Linux Build Optimization I: The Need for Speed

gcc may be many things, but it most certainly is slow. Anybody who's worked with a really fast C/C++ compiler - like the late, lamented Metrowerks Codewarrior for MacOS and Windows - will be happy to tell you that.

But build speed matters a lot! As Joel Spolsky points out:
If your compilation process takes more than a few seconds, getting the latest and greatest computer is going to save you time. If compiling takes even 15 seconds, programmers will get bored while the compiler runs and switch over to reading The Onion, which will suck them in and kill hours of productivity.
I currently work with a team on a Linux-based system involving about twenty million lines of C/C++. Building everything using the default settings on our normal development hardware takes hours. So if someone changes a file down in the bowels of some low-level component half the system relies on, here's how we spend our time:

What can we do?

Here are some options for speeding up the build cycle. I think they would all be great if everybody could do them, but only one of them is universally applicable:

Change to a faster compiler that will do the job
That would be lovely if there were one - but unfortunately, the easily-available option I know of for replacing gcc is the combination of LLVM and clang. I have high hopes for that compiler system someday, but at present, real-world benchmarks don't indicate it's hugely faster at compiling than gcc, and clang doesn't support critical C++ features many programmers need.

Throw money at hardware
This would also be lovely if everyone were in a position to do that. But if you just don't have much spare money, this is a non-starter. And even if you do have a fair bit of change to spend on hardware, what I plan to discuss will still help you improve your use of it.

Be clever
Now we get to the meat of these posts: taking your existing gcc compiler, and your existing hardware, and tweaking things so that the build cycle is quicker. The best case would be without spending a dime, and the worst case would involve spending very little money.

The Ground Rules

These posts will largely consist of a series of experiments. Each experiment will involve applying a technique that might accelerate builds, benchmarking it, and analyzing the results.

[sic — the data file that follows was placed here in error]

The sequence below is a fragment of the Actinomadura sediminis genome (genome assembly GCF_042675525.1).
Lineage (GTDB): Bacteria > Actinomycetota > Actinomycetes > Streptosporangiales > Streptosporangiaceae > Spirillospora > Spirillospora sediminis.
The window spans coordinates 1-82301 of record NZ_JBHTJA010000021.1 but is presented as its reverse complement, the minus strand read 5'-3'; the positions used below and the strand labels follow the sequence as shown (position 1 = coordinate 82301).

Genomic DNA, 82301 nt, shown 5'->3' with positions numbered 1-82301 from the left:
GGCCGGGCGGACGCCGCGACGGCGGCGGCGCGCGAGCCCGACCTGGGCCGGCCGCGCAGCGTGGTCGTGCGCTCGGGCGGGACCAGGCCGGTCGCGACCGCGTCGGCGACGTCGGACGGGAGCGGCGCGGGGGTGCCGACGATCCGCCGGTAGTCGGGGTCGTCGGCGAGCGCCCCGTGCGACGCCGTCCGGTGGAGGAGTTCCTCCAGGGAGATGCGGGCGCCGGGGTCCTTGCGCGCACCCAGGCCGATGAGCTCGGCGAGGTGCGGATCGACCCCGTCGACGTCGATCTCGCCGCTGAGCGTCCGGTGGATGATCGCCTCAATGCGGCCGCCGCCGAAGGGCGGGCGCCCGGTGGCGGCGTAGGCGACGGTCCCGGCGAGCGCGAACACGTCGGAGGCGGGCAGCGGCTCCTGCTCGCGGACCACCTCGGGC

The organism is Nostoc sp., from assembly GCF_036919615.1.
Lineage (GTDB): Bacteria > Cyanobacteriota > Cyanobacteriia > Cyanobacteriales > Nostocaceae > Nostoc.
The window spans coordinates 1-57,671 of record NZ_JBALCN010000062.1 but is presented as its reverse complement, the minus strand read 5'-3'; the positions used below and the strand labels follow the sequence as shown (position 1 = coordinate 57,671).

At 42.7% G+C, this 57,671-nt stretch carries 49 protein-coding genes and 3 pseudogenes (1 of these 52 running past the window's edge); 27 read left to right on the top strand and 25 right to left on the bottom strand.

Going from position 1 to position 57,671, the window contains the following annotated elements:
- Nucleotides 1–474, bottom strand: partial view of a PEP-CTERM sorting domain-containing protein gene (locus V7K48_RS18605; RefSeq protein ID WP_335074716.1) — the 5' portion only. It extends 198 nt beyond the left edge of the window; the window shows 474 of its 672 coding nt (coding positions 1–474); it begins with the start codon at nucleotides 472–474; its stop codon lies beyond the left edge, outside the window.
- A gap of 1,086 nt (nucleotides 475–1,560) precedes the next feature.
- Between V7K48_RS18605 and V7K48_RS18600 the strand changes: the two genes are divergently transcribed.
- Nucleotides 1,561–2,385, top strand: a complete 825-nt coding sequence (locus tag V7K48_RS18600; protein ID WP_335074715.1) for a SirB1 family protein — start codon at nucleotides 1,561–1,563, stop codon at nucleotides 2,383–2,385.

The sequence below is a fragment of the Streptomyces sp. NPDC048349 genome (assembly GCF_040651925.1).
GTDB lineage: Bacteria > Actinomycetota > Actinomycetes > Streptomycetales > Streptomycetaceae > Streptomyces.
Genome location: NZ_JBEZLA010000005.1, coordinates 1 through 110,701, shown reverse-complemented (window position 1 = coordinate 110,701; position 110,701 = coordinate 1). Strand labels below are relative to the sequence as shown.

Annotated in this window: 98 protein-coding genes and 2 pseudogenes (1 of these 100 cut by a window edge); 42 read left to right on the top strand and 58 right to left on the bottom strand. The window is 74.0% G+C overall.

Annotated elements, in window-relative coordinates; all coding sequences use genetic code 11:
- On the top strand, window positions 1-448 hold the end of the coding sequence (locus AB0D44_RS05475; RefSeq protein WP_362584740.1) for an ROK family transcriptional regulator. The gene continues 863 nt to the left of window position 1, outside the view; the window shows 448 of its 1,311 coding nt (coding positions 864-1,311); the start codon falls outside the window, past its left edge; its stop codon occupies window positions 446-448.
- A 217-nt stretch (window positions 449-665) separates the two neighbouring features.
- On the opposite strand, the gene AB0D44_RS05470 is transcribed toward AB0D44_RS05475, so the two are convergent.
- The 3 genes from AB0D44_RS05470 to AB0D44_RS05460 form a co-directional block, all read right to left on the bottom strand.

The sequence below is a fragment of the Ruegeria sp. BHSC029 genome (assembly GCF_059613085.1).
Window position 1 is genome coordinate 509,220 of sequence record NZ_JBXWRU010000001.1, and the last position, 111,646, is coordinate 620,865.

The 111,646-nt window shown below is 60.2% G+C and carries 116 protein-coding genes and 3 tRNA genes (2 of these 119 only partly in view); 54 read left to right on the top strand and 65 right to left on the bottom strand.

Unless otherwise specified, the tests will involve:
  • Building the Linux kernel using the default x86 configuration. (If you look at the various components used for the distcc benchmarks, the Linux kernel seems like a pretty representative large set of code.)
  • Running under Ubuntu 9.04 using gcc version 4.3.3.
  • The benchmark is the first thing done after rebooting the computer, with nothing but a couple of terminal windows running.
  • The benchmark script, by default, avoids unrealistically fast builds due to disk caching from previous passes. (It does this by unpackaging the kernel tarball on every build pass.) It also has options to support disk caching, and allow adjustment of build options such as parallelization.
The results are all based on "wall time" - what you'd see on a clock on the wall - because I mainly care about not wasting my time waiting for builds.

Major Factors That Determine Build Speed

When you're doing a build, the main things that happen are:
  • The CPU calculates things and makes decisions
  • The hard drive reads and writes files
  • Memory-based data is read from and written to RAM.
The fastest build you could do on a particular set of hardware would strike a balance among the CPU, hard drive, and RAM, so that all of them are constantly busy, with none of them ever waiting any of the others.

Realistically, you will never achieve that 100% utilization on all three components. Even if you adjusted the system so that file foo.c would compile at 100% utilization on all three, if file bar.c used more or larger header files, compiling it might not achieve 100% CPU utilization because the system would spend more time reading header files from the disk, and the CPU would have to wait for that. Also, settings that are optimal for the compiler might not be optimal for the linker. So all we can aim at is an overall good build time.

There are other resources one can apply to compiles which I also plan to address - in particular, underutilized CPU horsepower out on the network via distcc.

So on to the next post... and I would love to get feedback and suggestions!